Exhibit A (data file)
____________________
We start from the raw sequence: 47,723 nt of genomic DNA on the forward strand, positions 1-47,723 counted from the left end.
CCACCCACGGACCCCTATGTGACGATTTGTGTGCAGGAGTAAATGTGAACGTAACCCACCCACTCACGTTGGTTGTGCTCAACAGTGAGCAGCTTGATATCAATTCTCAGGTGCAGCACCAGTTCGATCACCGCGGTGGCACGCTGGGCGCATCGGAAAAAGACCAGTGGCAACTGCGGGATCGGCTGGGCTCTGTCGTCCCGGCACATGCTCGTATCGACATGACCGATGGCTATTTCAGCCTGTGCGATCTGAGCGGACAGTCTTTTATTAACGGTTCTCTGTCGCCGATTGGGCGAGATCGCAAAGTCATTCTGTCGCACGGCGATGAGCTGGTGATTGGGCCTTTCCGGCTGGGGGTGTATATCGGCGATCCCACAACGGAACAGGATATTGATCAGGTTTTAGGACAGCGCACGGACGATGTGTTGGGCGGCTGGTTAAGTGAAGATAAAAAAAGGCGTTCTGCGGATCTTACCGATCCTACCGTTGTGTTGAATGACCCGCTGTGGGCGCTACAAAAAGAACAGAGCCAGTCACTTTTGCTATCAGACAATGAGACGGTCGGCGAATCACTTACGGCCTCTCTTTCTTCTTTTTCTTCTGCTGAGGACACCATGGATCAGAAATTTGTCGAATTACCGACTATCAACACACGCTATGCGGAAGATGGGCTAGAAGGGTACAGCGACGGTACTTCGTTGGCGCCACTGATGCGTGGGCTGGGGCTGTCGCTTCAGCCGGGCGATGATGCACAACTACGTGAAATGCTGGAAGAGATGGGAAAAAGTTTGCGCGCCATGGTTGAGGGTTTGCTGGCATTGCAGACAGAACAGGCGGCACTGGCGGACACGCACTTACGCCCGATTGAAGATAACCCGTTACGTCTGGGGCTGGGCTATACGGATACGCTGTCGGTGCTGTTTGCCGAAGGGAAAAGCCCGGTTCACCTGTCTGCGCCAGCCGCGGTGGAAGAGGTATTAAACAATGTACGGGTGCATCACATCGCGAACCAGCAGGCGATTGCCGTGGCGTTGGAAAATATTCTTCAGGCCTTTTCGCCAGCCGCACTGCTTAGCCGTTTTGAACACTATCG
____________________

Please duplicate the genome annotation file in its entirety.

We start from the raw sequence: 47,723 nt of genomic DNA on the forward strand, positions 1-47,723 counted from the left end.
CCACCCACGGACCCCTATGTGACGATTTGTGTGCAGGAGTAAATGTGAACGTAACCCACCCACTCACGTTGGTTGTGCTCAACAGTGAGCAGCTTGATATCAATTCTCAGGTGCAGCACCAGTTCGATCACCGCGGTGGCACGCTGGGCGCATCGGAAAAAGACCAGTGGCAACTGCGGGATCGGCTGGGCTCTGTCGTCCCGGCACATGCTCGTATCGACATGACCGATGGCTATTTCAGCCTGTGCGATCTGAGCGGACAGTCTTTTATTAACGGTTCTCTGTCGCCGATTGGGCGAGATCGCAAAGTCATTCTGTCGCACGGCGATGAGCTGGTGATTGGGCCTTTCCGGCTGGGGGTGTATATCGGCGATCCCACAACGGAACAGGATATTGATCAGGTTTTAGGACAGCGCACGGACGATGTGTTGGGCGGCTGGTTAAGTGAAGATAAAAAAAGGCGTTCTGCGGATCTTACCGATCCTACCGTTGTGTTGAATGACCCGCTGTGGGCGCTACAAAAAGAACAGAGCCAGTCACTTTTGCTATCAGACAATGAGACGGTCGGCGAATCACTTACGGCCTCTCTTTCTTCTTTTTCTTCTGCTGAGGACACCATGGATCAGAAATTTGTCGAATTACCGACTATCAACACACGCTATGCGGAAGATGGGCTAGAAGGGTACAGCGACGGTACTTCGTTGGCGCCACTGATGCGTGGGCTGGGGCTGTCGCTTCAGCCGGGCGATGATGCACAACTACGTGAAATGCTGGAAGAGATGGGAAAAAGTTTGCGCGCCATGGTTGAGGGTTTGCTGGCATTGCAGACAGAACAGGCGGCACTGGCGGACACGCACTTACGCCCGATTGAAGATAACCCGTTACGTCTGGGGCTGGGCTATACGGATACGCTGTCGGTGCTGTTTGCCGAAGGGAAAAGCCCGGTTCACCTGTCTGCGCCAGCCGCGGTGGAAGAGGTATTAAACAATGTACGGGTGCATCACATCGCGAACCAGCAGGCGATTGCCGTGGCGTTGGAAAATATTCTTCAGGCCTTTTCGCCAGCCGCACTGCTTAGCCGTTTTGAACACTATCG